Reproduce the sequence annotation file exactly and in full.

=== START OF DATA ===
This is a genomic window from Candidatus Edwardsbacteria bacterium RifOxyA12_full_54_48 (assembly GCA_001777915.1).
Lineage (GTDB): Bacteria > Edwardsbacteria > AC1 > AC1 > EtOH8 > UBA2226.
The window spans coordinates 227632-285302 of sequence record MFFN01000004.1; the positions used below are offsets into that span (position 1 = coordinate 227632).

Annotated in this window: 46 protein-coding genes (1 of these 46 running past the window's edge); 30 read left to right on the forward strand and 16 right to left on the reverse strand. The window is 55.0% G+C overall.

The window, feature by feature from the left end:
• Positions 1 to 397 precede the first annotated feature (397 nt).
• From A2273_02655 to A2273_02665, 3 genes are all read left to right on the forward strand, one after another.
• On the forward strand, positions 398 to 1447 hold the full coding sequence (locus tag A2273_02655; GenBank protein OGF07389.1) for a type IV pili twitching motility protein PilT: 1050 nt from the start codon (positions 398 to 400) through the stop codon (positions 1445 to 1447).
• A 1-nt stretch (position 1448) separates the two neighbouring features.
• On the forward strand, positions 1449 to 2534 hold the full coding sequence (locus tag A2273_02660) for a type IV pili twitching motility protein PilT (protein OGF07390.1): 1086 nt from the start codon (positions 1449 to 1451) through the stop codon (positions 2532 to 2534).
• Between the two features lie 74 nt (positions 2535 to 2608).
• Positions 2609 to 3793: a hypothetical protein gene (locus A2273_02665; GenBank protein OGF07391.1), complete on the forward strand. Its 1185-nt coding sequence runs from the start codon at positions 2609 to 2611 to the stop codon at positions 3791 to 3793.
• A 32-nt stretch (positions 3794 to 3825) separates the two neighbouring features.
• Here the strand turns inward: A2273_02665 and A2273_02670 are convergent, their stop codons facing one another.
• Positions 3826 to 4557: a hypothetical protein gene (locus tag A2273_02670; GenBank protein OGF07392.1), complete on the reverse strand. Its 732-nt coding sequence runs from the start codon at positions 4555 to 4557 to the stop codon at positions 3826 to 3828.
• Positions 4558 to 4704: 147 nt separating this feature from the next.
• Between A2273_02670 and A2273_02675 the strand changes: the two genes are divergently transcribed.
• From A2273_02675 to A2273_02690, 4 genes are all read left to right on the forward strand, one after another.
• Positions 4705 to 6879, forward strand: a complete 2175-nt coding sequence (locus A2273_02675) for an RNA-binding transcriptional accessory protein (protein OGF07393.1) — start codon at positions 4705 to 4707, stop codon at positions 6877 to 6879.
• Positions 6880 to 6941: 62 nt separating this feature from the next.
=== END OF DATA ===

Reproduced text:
This is a genomic window from Candidatus Edwardsbacteria bacterium RifOxyA12_full_54_48 (assembly GCA_001777915.1).
Lineage (GTDB): Bacteria > Edwardsbacteria > AC1 > AC1 > EtOH8 > UBA2226.
The window spans coordinates 227632-285302 of sequence record MFFN01000004.1; the positions used below are offsets into that span (position 1 = coordinate 227632).

Annotated in this window: 46 protein-coding genes (1 of these 46 running past the window's edge); 30 read left to right on the forward strand and 16 right to left on the reverse strand. The window is 55.0% G+C overall.

The window, feature by feature from the left end:
• Positions 1 to 397 precede the first annotated feature (397 nt).
• From A2273_02655 to A2273_02665, 3 genes are all read left to right on the forward strand, one after another.
• On the forward strand, positions 398 to 1447 hold the full coding sequence (locus tag A2273_02655; GenBank protein OGF07389.1) for a type IV pili twitching motility protein PilT: 1050 nt from the start codon (positions 398 to 400) through the stop codon (positions 1445 to 1447).
• A 1-nt stretch (position 1448) separates the two neighbouring features.
• On the forward strand, positions 1449 to 2534 hold the full coding sequence (locus tag A2273_02660) for a type IV pili twitching motility protein PilT (protein OGF07390.1): 1086 nt from the start codon (positions 1449 to 1451) through the stop codon (positions 2532 to 2534).
• Between the two features lie 74 nt (positions 2535 to 2608).
• Positions 2609 to 3793: a hypothetical protein gene (locus A2273_02665; GenBank protein OGF07391.1), complete on the forward strand. Its 1185-nt coding sequence runs from the start codon at positions 2609 to 2611 to the stop codon at positions 3791 to 3793.
• A 32-nt stretch (positions 3794 to 3825) separates the two neighbouring features.
• Here the strand turns inward: A2273_02665 and A2273_02670 are convergent, their stop codons facing one another.
• Positions 3826 to 4557: a hypothetical protein gene (locus tag A2273_02670; GenBank protein OGF07392.1), complete on the reverse strand. Its 732-nt coding sequence runs from the start codon at positions 4555 to 4557 to the stop codon at positions 3826 to 3828.
• Positions 4558 to 4704: 147 nt separating this feature from the next.
• Between A2273_02670 and A2273_02675 the strand changes: the two genes are divergently transcribed.
• From A2273_02675 to A2273_02690, 4 genes are all read left to right on the forward strand, one after another.
• Positions 4705 to 6879, forward strand: a complete 2175-nt coding sequence (locus A2273_02675) for an RNA-binding transcriptional accessory protein (protein OGF07393.1) — start codon at positions 4705 to 4707, stop codon at positions 6877 to 6879.
• Positions 6880 to 6941: 62 nt separating this feature from the next.